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Saturday, October 26, 2013

Save healthcare dollars with do-it-yourself dentistry: The Ronco-esque DentiDrill

DIY Dentistry:

Here's their website. via Metafilter.

Wolverine is the greatest Disney princess of them all

Here's a collection of drawings of Wolverine in gowns worthy of a Disney princess.  More here, via io9.

Mark Steyn: Obamacare’s Magical Thinkers

Despite the best efforts of President Obama and doting tweeters in Jersey City, government isn’t groovy. The standard rap on Obamacare is that it’s turned America’s health system into the DMV. If only. I had cause to go to the DMV in Twin Mountain, N.H., the other day. In and out in ten minutes. Modest accommodations, a little down-at-heel, nothing cool about it at all. But it worked just fine. Friendly chap, no complaints. Government can do that at the town level, county level, even (more sparingly) at the state level.

But a national medical regime for 300 million people? Not in a First World country. And, when you’re mad enough to try it, the failure is not the insignificant enrollment numbers, but the vaporization of the existing health plans of 119,000 Pennsylvanians, 160,000 Californians, 300,000 Floridians, 800,000 in that tech tweeter’s New Jersey . . . That’s the magic that happens when you disdain the limits of prosaic, humdrum, just-about-functioning government. Perhaps things will get so bad the coolest president ever will no longer seem quite so hip. But, alas, you’ll have to wait three years for a hip replacement. That’s government health care for you.

Check out this led stick figure toddler costume

via Gizmodo

Daniel Hannan: Capitalism is saving the environment


Every generation is haunted by a sense of imminent catastrophe. Some part of us seems programmed to believe that, though life has been steadily getting better until now, the good times are about to end. And there are indeed intermittent reverses: wars, recessions, environmental disasters.

The general trend, though, is unmistakable. We are leading longer, fuller, healthier lives than our great-grandparents would have thought possible, and wealth is trickling across the planet. Why? Because the discovery of specialisation and trade has unlocked our species' almost limitless creativity. And, as we get richer, we take better care of our natural environment. Cheer up. Life keeps getting better.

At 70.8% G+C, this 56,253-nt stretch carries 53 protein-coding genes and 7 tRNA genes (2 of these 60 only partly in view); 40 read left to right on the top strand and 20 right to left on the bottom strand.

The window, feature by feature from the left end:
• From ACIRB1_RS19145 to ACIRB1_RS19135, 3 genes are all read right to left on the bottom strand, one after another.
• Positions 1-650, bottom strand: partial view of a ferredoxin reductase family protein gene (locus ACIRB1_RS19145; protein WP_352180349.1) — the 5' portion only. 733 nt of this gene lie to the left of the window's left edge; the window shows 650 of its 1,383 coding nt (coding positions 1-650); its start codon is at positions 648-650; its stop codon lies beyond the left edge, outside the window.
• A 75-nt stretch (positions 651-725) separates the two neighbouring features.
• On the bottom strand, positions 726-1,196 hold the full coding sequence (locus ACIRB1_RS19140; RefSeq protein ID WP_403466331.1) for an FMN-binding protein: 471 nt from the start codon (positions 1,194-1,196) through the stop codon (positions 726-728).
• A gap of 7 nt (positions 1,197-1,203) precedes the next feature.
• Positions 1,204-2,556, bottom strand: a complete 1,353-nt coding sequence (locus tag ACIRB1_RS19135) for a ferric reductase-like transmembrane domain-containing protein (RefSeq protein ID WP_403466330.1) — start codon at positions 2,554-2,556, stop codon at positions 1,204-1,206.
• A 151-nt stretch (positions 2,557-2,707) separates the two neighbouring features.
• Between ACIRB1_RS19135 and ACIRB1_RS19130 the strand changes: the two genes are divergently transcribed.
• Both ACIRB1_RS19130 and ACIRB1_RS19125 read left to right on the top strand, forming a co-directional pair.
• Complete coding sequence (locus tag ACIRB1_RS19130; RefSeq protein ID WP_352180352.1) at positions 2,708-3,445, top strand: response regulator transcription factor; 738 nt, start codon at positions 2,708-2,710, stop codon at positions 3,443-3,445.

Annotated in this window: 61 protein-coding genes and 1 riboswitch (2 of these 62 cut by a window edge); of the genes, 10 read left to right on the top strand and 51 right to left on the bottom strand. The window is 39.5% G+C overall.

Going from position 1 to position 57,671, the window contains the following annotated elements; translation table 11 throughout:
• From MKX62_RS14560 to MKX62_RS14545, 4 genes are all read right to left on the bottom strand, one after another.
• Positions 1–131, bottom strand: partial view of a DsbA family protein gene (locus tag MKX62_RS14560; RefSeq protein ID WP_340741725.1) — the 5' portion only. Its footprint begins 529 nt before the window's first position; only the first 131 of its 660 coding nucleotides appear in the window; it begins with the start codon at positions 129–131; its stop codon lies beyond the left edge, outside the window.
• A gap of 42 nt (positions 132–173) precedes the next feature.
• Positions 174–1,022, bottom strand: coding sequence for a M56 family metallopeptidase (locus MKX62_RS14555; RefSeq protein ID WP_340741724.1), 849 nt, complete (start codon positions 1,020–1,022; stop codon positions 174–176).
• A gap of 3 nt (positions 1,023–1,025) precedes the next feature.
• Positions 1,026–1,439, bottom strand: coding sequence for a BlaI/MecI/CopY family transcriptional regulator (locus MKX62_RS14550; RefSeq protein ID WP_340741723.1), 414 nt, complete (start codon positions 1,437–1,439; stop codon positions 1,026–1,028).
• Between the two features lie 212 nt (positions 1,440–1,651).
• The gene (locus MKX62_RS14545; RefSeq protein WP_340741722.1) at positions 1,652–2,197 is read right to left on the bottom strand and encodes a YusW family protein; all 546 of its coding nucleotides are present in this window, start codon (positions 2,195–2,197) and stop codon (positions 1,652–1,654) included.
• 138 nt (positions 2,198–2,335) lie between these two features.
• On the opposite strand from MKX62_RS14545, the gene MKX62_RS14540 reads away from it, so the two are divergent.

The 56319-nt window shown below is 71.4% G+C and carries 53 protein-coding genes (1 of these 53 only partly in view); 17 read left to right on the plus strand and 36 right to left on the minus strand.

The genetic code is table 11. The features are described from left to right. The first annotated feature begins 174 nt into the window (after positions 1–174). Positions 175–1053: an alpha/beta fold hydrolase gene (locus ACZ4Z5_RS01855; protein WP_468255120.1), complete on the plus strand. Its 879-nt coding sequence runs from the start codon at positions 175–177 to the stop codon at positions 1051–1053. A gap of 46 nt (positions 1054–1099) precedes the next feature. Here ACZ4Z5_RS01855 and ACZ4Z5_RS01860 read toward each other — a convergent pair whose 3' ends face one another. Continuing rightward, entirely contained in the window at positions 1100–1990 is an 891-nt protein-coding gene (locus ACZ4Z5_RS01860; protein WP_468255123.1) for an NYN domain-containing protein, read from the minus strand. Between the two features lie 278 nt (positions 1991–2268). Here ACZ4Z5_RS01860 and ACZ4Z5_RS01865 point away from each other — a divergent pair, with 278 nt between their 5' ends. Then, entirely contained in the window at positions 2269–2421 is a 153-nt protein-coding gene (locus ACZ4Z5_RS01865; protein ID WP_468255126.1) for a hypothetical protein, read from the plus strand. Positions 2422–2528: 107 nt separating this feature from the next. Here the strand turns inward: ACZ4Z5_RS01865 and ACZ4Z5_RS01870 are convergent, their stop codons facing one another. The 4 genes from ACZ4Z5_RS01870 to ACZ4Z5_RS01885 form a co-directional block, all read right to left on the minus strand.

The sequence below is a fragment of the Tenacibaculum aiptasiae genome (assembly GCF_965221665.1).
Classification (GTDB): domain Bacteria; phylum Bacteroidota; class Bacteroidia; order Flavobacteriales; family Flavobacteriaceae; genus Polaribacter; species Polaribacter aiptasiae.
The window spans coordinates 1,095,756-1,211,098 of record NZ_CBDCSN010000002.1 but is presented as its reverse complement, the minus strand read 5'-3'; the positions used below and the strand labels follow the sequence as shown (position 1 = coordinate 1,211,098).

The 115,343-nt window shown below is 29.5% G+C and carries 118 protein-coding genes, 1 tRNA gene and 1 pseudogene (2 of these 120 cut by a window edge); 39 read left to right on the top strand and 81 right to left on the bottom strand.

Video: Hitler Finds Out About Obamacare Website

Friday, October 25, 2013

Robert DeNiro 1970 car commercial

Excellent robot dance

via Neatorama

Also, check out this Dubstep Dance

How To Tell If Your Dog Is Involved In A Sex Scandal

via ‏@GodwinTiger

Friday links

Moon-nuking and volcano-lancing update: Successful test of asteroid-blasting space cannon.

31 Levitating Vehicles From The Dawn Of The Hovercraft.

How Do Animals Sound In Different Languages?

X-Manatees: The X-Men as Manatees.

Barbers and Surgeons: The Bloody History of the Barber Pole.

Excellent Art History-Inspired Halloween Costumes.

ICYMI, links from Wednesday are here.

Hard-boiled 25 cent novel cover of the day - BiblioBimbo

When I was growing up my father had boxes of these lurid hard-boiled detective novels in the basement, and I read a lot of them.  Many of them were cheaper than 25 cents, which I guess makes them older than this one, and a lot of them had two novels in one book - if you flipped the book over the second novel would now be the front of the book.  Anyone else remember these?

Just because - Here's a Raquel Welch Space-Girl Dance from 1970

From her One Million Years B.C. period:

Man who invented Lorenzo's oil to save son dies

ROME (AP) — Augusto Odone, a former World Bank economist who defied scientists to invent a treatment to save his child's life, has died in his native Italy. He was 80.

His daughter Cristina Odone says her father died Thursday after suffering organ failure precipitated by a lung infection.

Odone's battle to help his son Lorenzo was depicted in a 1992 movie, "Lorenzo's Oil," with Nick Nolte playing the elder Odone.

Lorenzo was diagnosed with adrenoleukodystrophy, a neurological disease, when he was 6. Doctors predicted he would die in childhood. But Augusto and his wife Michaela relentlessly sought treatment.